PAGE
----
Tag archives for Classic Cars
Picking which cars will become classics is a lot like playing the stock market: it takes a little insight and a lot of luck. Insurance company Hagerty thinks it has found ten new cars on sale today that will become sought-after classics in the future.
“This year’s Hot List is comprised of vehicles from a wide variety of market segments and manufacturers, but they all share one thing in common — a certain ‘cool’ factor that will be remembered by car enthusiasts for many years to come,” explains Hagerty president and CEO McKeel Hagerty. Take a look at the list below, and let us know whether you agree with the company’s picks in the comments section.
SRT Viper: Hagerty selected it because it celebrates the mantra of “no replacement for displacement” even as other automakers downsize engines. We said the 8.4-liter V-10 engine, “has always been a thundering powerhouse, but it now packs the explosive immediacy that a proper ten-cylinder engine deserves.”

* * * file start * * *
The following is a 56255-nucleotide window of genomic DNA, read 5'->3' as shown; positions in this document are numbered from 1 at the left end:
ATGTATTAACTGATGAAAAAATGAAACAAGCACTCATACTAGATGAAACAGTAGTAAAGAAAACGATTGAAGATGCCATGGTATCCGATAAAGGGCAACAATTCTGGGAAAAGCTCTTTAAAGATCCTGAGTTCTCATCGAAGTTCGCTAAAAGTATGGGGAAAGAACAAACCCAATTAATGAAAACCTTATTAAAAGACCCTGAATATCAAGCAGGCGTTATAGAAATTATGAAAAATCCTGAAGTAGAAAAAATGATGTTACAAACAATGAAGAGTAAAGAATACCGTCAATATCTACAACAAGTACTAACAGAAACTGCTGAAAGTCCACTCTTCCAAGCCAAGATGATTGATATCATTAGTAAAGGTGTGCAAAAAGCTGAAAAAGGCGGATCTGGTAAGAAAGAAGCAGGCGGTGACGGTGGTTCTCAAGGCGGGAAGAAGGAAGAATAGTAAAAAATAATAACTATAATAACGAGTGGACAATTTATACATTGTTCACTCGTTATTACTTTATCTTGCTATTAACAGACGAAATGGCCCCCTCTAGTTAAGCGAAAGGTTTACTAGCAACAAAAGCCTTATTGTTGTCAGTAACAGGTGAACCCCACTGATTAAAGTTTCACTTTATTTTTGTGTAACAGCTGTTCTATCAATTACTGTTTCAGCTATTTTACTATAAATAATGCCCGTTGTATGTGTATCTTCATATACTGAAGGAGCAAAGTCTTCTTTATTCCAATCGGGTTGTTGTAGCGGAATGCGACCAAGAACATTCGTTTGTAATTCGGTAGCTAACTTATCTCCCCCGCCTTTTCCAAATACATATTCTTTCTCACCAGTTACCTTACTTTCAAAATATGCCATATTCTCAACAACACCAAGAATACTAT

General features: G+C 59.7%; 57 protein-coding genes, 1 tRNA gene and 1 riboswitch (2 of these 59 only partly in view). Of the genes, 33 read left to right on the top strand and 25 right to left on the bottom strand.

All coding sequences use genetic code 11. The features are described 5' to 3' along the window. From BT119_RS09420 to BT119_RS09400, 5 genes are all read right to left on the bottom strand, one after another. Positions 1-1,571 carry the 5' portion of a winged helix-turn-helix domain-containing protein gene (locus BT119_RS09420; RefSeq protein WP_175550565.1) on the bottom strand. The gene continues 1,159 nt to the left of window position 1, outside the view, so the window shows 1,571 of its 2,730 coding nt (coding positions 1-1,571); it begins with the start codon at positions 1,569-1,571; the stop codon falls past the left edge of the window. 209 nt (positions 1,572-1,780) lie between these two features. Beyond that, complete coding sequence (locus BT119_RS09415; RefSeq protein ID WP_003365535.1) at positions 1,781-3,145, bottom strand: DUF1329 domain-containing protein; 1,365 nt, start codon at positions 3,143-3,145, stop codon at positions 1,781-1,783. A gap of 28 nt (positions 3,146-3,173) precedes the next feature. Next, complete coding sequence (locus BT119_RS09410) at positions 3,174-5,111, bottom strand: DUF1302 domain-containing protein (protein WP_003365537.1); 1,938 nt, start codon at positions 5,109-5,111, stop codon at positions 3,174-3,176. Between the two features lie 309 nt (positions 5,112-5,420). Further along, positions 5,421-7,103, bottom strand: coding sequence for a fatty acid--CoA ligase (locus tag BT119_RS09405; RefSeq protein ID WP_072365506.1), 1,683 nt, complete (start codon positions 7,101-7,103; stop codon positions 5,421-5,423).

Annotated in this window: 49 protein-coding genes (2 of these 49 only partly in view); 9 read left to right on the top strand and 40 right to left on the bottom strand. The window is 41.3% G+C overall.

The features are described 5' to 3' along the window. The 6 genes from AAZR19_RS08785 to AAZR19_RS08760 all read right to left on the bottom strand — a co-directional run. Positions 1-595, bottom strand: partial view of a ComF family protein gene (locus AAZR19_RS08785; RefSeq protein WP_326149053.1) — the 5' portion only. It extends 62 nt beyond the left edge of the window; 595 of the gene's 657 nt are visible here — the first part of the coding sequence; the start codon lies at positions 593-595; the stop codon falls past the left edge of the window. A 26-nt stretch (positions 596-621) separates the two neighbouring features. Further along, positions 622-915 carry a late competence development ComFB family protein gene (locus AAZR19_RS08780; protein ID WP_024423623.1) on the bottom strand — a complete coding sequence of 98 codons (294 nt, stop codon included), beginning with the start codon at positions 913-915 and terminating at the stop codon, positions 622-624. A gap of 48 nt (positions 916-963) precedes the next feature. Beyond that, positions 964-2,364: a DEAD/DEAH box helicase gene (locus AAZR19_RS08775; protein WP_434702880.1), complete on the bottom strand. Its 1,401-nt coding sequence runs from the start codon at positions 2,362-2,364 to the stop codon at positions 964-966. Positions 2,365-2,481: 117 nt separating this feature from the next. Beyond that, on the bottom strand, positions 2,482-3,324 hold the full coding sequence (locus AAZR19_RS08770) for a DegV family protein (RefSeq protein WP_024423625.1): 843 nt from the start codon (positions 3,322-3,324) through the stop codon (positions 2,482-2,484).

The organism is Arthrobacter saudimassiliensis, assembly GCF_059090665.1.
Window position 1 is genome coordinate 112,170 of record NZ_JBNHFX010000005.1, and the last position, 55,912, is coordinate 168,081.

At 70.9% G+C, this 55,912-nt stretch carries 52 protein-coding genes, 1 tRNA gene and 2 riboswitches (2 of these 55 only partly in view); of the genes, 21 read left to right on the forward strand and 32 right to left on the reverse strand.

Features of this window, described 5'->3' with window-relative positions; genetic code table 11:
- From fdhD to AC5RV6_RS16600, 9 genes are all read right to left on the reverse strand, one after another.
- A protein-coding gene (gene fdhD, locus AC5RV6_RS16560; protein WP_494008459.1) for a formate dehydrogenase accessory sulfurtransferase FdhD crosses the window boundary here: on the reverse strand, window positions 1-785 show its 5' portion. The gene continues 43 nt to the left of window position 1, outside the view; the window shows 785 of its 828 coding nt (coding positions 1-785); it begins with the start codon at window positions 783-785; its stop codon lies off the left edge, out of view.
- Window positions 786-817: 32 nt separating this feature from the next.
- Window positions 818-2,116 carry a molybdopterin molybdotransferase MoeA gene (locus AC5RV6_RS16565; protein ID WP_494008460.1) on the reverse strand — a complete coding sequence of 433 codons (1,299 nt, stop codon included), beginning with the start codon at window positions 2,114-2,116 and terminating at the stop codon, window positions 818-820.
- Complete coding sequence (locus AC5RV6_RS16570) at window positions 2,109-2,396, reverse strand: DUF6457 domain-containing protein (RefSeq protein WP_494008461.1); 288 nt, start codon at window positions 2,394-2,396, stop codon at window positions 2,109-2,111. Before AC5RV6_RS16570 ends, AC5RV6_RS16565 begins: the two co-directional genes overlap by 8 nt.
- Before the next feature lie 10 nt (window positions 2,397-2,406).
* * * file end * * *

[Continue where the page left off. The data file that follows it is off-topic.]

Chevrolet Corvette 427 Convertible: This swan-song for the sixth-generation Corvette was essentially a Z06 convertible. Hagerty says that the last year of any Corvette is especially valuable; we say the 505-hp, 7.0-liter V-8 — “is still in our minds the best Vette engine” — will attract power-hungry future buyers.
Audi RS5: Hagerty the RS5′s sultry styling as a reason why it will eventually attain classic status, but we think there’s another reason: performance. Even though it came third in a comparison test, we found “the Audi is unbelievably quick;” it trounced a BMW M3, Mercedes-Benz C63 AMG, and Porsche Boxster S on a track.
Porsche Cayman S: No argument here; we love the redesigned Porsche Boxster, and its hardtop cousin, the Cayman, is one of the cars we’re most excited to drive this year. “Like the updated Boxster, the new Porsche Cayman is more powerful and more efficient than the outgoing version,” we said. It will do 0-to-60-mph in as little as 4.4 seconds and reach a top speed of 175 mph.
Chevrolet Camaro ZL1 Convertible: Forget the Corvette 427 — this 580-hp supercharged monster is the most powerful convertible Chevrolet has ever put into series production. We love it just as much as the coupe version: “Whether the roof is made of steel or polyester doesn’t change the fact that the Chevrolet Camaro ZL1 is a fabulous sports car that delivers both big performance and big fun.”